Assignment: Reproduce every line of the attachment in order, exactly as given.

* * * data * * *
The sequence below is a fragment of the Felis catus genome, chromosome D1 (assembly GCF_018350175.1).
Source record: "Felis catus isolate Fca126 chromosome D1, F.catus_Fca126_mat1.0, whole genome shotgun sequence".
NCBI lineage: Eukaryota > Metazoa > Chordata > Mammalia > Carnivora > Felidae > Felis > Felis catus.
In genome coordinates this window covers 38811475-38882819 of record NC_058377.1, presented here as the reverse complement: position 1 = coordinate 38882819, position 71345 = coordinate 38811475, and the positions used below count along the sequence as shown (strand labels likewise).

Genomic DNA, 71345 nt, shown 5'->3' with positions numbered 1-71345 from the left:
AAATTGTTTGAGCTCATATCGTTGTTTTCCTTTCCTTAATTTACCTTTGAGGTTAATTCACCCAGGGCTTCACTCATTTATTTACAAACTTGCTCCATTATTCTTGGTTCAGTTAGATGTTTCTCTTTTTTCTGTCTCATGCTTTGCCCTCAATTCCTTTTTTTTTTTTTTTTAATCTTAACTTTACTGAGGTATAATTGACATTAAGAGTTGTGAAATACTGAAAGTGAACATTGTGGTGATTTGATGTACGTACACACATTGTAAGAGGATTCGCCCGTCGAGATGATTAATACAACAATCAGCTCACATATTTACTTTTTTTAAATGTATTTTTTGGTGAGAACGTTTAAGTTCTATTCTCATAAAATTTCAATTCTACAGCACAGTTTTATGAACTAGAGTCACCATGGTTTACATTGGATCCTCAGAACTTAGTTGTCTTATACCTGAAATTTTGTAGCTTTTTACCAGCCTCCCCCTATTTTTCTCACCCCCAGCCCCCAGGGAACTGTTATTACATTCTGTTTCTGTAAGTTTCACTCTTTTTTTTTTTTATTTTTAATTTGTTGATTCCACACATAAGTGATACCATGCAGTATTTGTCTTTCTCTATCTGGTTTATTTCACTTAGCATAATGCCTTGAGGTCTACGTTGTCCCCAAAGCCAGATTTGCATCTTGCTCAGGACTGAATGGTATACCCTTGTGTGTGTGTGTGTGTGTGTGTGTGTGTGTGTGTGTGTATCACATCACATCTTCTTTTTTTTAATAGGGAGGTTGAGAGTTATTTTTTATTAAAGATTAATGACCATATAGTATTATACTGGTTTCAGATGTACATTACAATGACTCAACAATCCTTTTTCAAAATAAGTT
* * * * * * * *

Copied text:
The sequence below is a fragment of the Felis catus genome, chromosome D1 (assembly GCF_018350175.1).
Source record: "Felis catus isolate Fca126 chromosome D1, F.catus_Fca126_mat1.0, whole genome shotgun sequence".
NCBI lineage: Eukaryota > Metazoa > Chordata > Mammalia > Carnivora > Felidae > Felis > Felis catus.
In genome coordinates this window covers 38811475-38882819 of record NC_058377.1, presented here as the reverse complement: position 1 = coordinate 38882819, position 71345 = coordinate 38811475, and the positions used below count along the sequence as shown (strand labels likewise).

Genomic DNA, 71345 nt, shown 5'->3' with positions numbered 1-71345 from the left:
AAATTGTTTGAGCTCATATCGTTGTTTTCCTTTCCTTAATTTACCTTTGAGGTTAATTCACCCAGGGCTTCACTCATTTATTTACAAACTTGCTCCATTATTCTTGGTTCAGTTAGATGTTTCTCTTTTTTCTGTCTCATGCTTTGCCCTCAATTCCTTTTTTTTTTTTTTTTAATCTTAACTTTACTGAGGTATAATTGACATTAAGAGTTGTGAAATACTGAAAGTGAACATTGTGGTGATTTGATGTACGTACACACATTGTAAGAGGATTCGCCCGTCGAGATGATTAATACAACAATCAGCTCACATATTTACTTTTTTTAAATGTATTTTTTGGTGAGAACGTTTAAGTTCTATTCTCATAAAATTTCAATTCTACAGCACAGTTTTATGAACTAGAGTCACCATGGTTTACATTGGATCCTCAGAACTTAGTTGTCTTATACCTGAAATTTTGTAGCTTTTTACCAGCCTCCCCCTATTTTTCTCACCCCCAGCCCCCAGGGAACTGTTATTACATTCTGTTTCTGTAAGTTTCACTCTTTTTTTTTTTTATTTTTAATTTGTTGATTCCACACATAAGTGATACCATGCAGTATTTGTCTTTCTCTATCTGGTTTATTTCACTTAGCATAATGCCTTGAGGTCTACGTTGTCCCCAAAGCCAGATTTGCATCTTGCTCAGGACTGAATGGTATACCCTTGTGTGTGTGTGTGTGTGTGTGTGTGTGTGTGTGTGTGTATCACATCACATCTTCTTTTTTTTAATAGGGAGGTTGAGAGTTATTTTTTATTAAAGATTAATGACCATATAGTATTATACTGGTTTCAGATGTACATTACAATGACTCAACAATCCTTTTTCAAAATAAGTT